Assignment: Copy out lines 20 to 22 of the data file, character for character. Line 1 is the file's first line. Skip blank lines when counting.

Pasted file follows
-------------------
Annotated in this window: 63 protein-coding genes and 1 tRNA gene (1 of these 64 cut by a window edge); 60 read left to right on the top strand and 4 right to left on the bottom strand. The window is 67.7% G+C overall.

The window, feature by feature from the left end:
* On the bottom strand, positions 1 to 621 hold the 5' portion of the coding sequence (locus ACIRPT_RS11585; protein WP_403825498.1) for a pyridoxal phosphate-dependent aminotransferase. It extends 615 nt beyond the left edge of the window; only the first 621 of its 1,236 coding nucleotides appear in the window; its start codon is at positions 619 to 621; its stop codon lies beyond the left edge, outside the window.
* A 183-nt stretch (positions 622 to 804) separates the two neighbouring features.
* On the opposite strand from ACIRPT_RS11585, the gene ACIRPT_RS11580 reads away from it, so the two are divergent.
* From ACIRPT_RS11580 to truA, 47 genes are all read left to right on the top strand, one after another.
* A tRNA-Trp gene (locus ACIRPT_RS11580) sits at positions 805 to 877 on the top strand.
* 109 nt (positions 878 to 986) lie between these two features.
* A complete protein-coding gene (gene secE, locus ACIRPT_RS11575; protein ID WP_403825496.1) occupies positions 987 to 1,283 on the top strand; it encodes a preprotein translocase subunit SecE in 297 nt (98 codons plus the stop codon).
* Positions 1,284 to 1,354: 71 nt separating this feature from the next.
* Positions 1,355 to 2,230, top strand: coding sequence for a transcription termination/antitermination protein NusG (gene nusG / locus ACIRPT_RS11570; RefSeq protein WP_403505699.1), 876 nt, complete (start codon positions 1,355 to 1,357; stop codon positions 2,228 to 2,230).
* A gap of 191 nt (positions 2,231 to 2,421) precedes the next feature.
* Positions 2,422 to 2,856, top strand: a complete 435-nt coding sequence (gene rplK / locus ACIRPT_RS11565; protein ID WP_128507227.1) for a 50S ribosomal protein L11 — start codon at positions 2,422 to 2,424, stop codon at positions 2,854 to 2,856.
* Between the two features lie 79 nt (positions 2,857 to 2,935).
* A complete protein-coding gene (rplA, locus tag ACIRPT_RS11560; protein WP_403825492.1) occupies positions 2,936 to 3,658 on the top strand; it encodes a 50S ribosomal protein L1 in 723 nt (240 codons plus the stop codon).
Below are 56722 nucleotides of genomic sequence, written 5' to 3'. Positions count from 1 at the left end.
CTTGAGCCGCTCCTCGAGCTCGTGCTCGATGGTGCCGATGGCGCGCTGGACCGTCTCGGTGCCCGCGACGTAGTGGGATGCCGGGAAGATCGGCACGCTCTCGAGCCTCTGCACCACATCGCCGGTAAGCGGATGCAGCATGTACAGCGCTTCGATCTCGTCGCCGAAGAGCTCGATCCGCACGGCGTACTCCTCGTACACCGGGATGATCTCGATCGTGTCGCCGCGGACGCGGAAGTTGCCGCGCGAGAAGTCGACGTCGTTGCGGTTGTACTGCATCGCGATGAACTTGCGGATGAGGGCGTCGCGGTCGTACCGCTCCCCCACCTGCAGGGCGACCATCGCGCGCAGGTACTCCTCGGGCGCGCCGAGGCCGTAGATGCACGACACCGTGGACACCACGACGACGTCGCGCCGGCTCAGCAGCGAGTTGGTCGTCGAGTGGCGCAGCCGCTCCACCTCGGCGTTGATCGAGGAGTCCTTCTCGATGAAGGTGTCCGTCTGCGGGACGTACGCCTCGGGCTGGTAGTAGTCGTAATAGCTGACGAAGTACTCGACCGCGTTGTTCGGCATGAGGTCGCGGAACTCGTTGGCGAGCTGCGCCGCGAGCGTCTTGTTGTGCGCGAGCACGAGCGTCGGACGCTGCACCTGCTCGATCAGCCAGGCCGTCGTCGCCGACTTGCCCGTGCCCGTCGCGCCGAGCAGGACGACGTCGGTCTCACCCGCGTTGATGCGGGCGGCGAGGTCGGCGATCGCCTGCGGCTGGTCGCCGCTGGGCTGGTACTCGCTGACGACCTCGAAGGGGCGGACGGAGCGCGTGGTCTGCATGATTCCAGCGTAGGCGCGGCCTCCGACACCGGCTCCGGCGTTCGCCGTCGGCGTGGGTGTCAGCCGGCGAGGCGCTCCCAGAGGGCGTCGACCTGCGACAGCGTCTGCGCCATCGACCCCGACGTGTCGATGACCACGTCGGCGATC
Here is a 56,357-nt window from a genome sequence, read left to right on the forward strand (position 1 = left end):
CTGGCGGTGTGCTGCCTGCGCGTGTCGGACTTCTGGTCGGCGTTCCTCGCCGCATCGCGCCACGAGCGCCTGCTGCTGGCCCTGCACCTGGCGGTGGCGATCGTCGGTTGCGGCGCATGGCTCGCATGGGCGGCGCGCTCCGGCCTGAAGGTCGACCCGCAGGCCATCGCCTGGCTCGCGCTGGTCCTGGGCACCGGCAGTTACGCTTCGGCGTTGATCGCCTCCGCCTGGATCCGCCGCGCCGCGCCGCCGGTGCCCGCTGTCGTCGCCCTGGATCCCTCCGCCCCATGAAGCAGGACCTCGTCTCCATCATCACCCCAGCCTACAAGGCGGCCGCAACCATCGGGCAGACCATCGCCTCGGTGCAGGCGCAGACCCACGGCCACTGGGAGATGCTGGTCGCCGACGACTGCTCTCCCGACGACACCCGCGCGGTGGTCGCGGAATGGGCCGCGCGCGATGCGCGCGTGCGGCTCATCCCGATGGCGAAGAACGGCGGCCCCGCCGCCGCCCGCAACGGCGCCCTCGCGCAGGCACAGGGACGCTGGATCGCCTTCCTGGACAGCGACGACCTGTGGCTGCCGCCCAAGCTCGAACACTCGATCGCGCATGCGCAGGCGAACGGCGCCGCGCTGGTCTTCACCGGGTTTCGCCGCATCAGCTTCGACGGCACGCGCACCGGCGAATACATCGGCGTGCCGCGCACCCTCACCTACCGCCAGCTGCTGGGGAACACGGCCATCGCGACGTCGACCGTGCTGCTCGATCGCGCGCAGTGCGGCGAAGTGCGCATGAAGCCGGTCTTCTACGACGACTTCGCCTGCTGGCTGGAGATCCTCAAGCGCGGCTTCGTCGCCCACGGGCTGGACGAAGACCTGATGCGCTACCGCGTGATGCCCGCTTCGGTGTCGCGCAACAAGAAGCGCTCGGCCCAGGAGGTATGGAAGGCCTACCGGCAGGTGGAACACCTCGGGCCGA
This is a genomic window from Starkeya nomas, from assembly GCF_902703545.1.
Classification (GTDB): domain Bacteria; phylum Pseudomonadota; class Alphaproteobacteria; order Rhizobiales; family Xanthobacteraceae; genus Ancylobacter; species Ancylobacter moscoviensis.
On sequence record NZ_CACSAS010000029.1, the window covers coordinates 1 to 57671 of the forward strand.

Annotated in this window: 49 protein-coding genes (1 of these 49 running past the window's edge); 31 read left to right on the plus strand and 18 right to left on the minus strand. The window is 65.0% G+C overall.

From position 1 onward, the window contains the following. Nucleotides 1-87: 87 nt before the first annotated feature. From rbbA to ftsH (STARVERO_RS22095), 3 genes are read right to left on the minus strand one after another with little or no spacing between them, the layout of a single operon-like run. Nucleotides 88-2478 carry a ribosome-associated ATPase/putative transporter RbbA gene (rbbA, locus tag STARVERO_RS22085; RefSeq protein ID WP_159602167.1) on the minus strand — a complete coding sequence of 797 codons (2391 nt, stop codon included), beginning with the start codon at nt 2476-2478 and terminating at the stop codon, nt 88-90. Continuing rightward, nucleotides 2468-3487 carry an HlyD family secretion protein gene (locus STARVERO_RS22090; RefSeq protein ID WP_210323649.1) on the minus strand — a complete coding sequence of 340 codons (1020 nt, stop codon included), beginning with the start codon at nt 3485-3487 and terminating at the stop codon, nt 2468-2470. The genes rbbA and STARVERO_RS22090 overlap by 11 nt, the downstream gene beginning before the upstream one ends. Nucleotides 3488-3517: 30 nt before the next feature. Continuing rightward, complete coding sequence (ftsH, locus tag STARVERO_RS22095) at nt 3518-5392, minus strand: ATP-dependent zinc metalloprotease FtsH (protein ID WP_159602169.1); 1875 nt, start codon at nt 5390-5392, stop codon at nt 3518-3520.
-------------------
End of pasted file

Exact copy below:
This is a genomic window from Starkeya nomas, from assembly GCF_902703545.1.
Classification (GTDB): domain Bacteria; phylum Pseudomonadota; class Alphaproteobacteria; order Rhizobiales; family Xanthobacteraceae; genus Ancylobacter; species Ancylobacter moscoviensis.
On sequence record NZ_CACSAS010000029.1, the window covers coordinates 1 to 57671 of the forward strand.